Yes, you read that correctly, this post is about how to train a cat on a leash. For those of you without cats, I realize this sounds ridiculous, but for us cat lovers we know this is possible.
Cats get a bad rap. They have a reputation for being aloof, independent, willful, incorrigible and pretty much all-around jerks. While some of this is true at least some of the time, cats are highly intelligent and playful creatures who require stimulation and play on a daily basis. In addition, a cat’s socialization process plays an important role in the development of their personality. Meaning that the formative kitten period is important in determining the personality of your cat. If you want a friendly cat, handle and play with your cat as a kitten as much as possible. On the same hand, if you want to leash train your cat, start when they are a kitten.
I realize that the question still remains about why anyone would want to train a cat on a leash, but there are some good reasons.
In an ideal world, all cats would be indoor cats. Outdoor cats can wreak havoc on bird and other wildlife, ingest toxins and get into all kinds of trouble. Unfortunately, it’s often not possible to keep all cats inside.
In my own house, I have one rescued stray that has never been able to adapt to only indoor living. She is more of an outdoor cat who comes inside to eat. We have one other kitty and she has been perfectly content to be an exclusively indoor cat. Enter Scout, our latest addition. We got Scout as a 4-month-old kitten and from the very beginning she was very interested in where our outdoor kitty was going every day. To channel her interest in the outside in more appropriate way, we decided to leash train her.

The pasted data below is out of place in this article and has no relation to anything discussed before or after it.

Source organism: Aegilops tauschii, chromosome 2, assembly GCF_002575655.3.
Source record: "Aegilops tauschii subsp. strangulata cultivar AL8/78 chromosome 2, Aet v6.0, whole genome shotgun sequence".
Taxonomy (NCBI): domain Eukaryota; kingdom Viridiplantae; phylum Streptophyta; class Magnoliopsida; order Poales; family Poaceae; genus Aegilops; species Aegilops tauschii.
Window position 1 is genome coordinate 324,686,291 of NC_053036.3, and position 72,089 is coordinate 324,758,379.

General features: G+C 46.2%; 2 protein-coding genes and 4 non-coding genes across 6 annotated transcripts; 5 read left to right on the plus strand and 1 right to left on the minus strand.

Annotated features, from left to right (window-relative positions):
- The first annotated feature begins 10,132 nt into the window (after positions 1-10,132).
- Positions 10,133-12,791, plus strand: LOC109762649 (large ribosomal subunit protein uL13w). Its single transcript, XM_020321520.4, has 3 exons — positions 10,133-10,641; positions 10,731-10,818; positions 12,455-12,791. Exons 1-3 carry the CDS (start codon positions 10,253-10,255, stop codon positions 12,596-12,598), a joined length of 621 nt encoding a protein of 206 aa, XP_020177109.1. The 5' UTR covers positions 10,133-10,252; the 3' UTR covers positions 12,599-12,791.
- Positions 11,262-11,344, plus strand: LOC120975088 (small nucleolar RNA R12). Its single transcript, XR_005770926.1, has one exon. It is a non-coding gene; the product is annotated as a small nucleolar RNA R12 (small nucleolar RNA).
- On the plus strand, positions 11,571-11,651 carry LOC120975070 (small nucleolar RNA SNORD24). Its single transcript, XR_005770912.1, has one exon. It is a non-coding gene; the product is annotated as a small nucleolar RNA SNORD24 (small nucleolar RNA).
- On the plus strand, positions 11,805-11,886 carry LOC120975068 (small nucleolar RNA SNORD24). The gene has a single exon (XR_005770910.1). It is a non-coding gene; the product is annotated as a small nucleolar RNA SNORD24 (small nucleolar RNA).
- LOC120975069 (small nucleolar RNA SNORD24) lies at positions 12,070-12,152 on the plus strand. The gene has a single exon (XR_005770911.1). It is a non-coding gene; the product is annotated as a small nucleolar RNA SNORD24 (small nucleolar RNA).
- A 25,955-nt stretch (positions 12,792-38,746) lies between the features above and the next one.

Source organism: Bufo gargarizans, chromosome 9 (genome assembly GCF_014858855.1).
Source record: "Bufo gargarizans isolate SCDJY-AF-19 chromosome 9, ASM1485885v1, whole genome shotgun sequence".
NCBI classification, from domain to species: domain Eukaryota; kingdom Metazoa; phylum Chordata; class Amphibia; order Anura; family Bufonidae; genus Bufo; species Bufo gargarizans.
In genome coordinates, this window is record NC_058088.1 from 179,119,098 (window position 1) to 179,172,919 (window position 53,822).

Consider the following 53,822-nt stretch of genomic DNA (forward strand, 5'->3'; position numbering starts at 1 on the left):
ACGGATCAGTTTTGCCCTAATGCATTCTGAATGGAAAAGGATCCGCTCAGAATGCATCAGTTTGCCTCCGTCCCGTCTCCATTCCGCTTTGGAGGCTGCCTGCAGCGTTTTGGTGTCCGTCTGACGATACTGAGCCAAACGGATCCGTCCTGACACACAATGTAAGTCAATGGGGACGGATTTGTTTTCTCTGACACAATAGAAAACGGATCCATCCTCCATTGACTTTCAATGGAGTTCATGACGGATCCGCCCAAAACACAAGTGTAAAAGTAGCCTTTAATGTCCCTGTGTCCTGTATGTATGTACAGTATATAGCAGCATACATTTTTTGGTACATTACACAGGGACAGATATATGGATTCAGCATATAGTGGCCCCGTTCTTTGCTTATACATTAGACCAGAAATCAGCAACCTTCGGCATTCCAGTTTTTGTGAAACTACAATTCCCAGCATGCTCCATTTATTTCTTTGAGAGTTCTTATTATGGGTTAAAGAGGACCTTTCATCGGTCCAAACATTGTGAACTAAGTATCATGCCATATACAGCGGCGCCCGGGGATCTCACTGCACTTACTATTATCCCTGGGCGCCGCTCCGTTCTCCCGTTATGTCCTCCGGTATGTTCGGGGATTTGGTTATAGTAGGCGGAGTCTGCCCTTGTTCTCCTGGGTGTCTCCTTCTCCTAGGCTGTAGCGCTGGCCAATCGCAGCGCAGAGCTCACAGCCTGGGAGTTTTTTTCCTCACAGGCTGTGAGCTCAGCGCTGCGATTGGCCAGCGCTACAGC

In the process of leash training Scout, I have learned and come across some valuable lessons.
From the Organic Authority Files
Tips for How to Train a Cat on a Leash
- A harness is a must. A leash attached to only a collar is not secure enough. Get a body harness to protect against your cat getting spooked, “backing out” of the collar and running off.
- Less leash is better. Don’t get too long of a leash. It is better to keep you kitty close enough to your body so you can pick her up quickly.
- Keep close to home. Don’t expect to go on long walks or hop in the car with your cat on a leash. Even with a leash, cats are not dogs. We stick to the back yard and it provides our cat with a healthy way to interact with the outside.
- Start slowly. Start out by just having your cat wear the harness inside. Once she is used to it, take her outside and slowly work your way up to longer and longer increments.
- Don’t let kitty walk in and out of the door on her own. You own the doorway, your cat doesn't. Pick your cat up inside and set them outside to keep the doorway your domain.
An alternative to leash training for allowing cats to safely enjoy the outdoors is to build an outdoor enclosure.
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Top Image: juhansonin